Saturday, June 25, 2016

adrian peterson

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The Minnesota Fightin’ Vikings begin their stretch run by welcoming in the Chicago Bears Sunday afternoon at The Bank. The Purple can keep their playoff and division title dreams alive simply by winning. What a novel concept.

We welcome in Di Murphy (@DiMurphyMN) of The Daily Norseman for her weekly hot takes as we discuss Week 16 Vikings-Giants being flexed to Sunday Night football, how the Purple can keep position in the playoff picture, if the “Primetime Curse” is a real thing, and how this damn team better get healthy if it wants to do anything in January.

All that and other “Connor McGregor Looks Like a Viking Until He Talks” nonsense on this edition of the Purple FTW! Podcast!

An Andy Carlson Joint.

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Image courtesy of Vikings.com

Adrian Peterson had just one catch for 17 yards against the Arizona Cardinals last Thursday, but his impact in the passing game was felt far beyond the stat sheet. Not typically known as a third down back or receiving option, Peterson played much more in two and four-minute situations, creating new opportunities for Teddy Bridgewater and the Minnesota offense.

He’ll never be a great pass blocker or receiver, but the threat of Peterson in the backfield is enough to alter the alignment and assignment of a defensive front. When Peterson is on the field, defenders stack the box, piling bodies near the line of scrimmage to sell-out against the run. This opens up the coverage down the field and exploits mismatches in the secondary, especially for big-bodied players like Kyle Rudolph and MyCole Pruitt. After the game, Mike Zimmer explained Peterson’s expanded role on passing downs and the team’s plan for him moving forward:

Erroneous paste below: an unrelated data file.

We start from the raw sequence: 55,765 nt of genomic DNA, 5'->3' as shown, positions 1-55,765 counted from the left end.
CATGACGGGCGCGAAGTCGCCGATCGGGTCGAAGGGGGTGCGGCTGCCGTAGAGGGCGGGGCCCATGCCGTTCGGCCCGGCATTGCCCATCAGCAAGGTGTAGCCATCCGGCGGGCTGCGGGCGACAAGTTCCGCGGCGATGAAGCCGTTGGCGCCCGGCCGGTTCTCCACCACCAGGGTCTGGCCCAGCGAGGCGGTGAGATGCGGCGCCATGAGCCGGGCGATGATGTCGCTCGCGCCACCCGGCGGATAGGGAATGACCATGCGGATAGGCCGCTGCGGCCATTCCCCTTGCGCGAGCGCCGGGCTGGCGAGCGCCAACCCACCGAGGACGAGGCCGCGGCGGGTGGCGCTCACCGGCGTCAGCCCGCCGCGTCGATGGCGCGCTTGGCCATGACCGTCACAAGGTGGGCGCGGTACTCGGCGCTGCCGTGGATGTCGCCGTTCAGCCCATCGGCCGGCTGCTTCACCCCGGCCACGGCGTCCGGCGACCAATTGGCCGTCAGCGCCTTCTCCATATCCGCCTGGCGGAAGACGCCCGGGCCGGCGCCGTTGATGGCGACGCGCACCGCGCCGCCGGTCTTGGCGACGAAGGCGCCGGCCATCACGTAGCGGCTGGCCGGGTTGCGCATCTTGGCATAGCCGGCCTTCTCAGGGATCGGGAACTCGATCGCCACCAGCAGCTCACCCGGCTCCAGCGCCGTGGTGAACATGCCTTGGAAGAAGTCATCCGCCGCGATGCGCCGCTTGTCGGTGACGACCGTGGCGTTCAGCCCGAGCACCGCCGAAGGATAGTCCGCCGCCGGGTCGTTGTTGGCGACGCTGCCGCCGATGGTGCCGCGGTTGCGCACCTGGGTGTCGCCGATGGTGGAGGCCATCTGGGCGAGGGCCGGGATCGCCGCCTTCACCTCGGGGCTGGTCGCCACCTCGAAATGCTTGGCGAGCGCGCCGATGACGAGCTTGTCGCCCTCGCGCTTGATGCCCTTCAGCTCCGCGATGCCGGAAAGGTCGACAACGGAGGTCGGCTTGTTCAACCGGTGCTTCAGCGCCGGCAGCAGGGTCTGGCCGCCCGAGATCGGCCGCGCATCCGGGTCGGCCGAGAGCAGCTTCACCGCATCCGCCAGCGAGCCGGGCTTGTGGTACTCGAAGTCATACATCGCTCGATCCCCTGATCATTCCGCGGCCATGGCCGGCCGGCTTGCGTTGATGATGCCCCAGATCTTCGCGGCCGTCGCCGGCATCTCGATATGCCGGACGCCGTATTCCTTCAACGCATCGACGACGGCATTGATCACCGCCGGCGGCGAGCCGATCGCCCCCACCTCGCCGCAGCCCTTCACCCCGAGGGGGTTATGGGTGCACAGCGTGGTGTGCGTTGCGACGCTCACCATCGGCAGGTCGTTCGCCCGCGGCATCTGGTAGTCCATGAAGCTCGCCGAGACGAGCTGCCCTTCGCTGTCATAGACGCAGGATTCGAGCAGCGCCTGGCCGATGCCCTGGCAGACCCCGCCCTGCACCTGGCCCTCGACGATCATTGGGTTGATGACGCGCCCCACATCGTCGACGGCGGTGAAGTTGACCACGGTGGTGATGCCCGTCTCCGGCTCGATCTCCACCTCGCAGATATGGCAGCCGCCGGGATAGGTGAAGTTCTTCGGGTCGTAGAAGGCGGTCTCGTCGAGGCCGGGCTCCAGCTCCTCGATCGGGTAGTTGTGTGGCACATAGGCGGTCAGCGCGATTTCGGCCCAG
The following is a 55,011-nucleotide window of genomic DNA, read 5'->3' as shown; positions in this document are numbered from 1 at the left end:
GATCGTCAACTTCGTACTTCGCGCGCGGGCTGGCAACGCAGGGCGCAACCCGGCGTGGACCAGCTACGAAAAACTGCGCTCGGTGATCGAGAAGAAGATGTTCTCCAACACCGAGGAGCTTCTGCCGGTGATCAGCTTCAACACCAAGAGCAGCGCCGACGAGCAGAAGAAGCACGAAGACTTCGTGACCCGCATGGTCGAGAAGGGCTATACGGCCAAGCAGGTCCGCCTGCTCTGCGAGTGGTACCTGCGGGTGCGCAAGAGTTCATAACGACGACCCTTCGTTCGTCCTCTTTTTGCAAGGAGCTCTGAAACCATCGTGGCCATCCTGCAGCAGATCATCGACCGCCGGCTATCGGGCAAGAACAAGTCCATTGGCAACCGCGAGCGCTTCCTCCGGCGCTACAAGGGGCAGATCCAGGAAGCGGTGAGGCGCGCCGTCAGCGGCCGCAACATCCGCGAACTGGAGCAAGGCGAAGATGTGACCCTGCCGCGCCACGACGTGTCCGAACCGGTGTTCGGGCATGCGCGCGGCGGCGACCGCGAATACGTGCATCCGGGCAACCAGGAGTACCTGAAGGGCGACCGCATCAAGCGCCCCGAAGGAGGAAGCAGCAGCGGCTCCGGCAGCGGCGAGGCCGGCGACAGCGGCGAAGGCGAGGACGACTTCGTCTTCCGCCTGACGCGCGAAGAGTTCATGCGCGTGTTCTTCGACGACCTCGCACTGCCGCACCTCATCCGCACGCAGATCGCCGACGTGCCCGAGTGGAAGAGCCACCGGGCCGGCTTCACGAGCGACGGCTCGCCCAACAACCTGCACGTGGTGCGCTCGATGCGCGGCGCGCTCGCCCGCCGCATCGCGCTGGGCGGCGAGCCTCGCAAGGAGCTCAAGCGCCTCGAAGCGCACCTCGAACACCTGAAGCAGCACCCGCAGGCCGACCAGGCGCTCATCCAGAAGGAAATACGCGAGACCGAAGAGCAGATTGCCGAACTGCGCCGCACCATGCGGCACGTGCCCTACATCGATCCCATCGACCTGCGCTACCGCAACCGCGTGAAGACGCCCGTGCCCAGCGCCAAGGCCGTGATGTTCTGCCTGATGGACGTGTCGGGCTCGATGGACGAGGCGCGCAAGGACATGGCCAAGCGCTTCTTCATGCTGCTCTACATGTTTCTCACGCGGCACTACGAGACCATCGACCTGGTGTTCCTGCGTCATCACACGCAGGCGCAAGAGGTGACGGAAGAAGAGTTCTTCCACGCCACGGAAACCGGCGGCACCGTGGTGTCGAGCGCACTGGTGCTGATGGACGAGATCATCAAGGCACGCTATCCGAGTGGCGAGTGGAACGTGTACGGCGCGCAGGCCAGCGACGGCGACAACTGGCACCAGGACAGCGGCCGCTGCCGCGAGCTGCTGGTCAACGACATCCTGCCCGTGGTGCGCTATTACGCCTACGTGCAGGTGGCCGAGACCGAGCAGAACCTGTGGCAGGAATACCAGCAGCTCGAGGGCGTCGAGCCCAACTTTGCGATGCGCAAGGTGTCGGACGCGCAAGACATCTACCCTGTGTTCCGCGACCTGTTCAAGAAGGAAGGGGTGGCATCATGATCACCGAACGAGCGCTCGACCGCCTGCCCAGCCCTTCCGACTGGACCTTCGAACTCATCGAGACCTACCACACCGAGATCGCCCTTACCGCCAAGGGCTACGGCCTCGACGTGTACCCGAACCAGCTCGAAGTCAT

“We’ll probably continue to want more. When he’s in there, he’s a threat. One of the first things you do before you make the calls are, ‘Who is the back?’ so you can determine run-pass kind of things. So the more he’s in there, the more it helps your passing game as well.”

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The Minnesota Fightin’ Vikings did NOT lose by fiddy points as most of #VikingsTwitter expected, but did fall to the Arizona Cardinals 23-20 Thursday night. Teddy Bridgewater played one of the best games of his young career, yet will only be remembered for the strip sack that sealed the game for Arizona, the second game ending strip sack to end a 23-20 road game this season…

We discuss the game that was and look forward to the remaining games on the schedule while determining if the Vikings can hold off Tampa Bay for the Wild Card or if Green Bay can still get got for the NFC North crown (spoiler: they can).

Other “Such a Vikings Way to Lose” Talking Points Include
• Two Ways to Look at Teddy’s Game
• The Mandatory Norv Turner Talking Point
• Adrian Peterson Got Fed
• Wide Receiver Run Down
• Tight End Play is Official
• The Offensive Line Was What It Was
• The Injured Defense Played Decent
• Xavier Rhodes. Cmon Man
• Hai, Anthony Harris
• Trae Waynes Assessment
• 10-Days Off is Huge
• Playoff Picture

All that and other “Gotta Get To 10-6” nonsense on this edition of the Purple FTW! Podcast!

An Andy Carlson Joint.

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image courtesy of vikings.com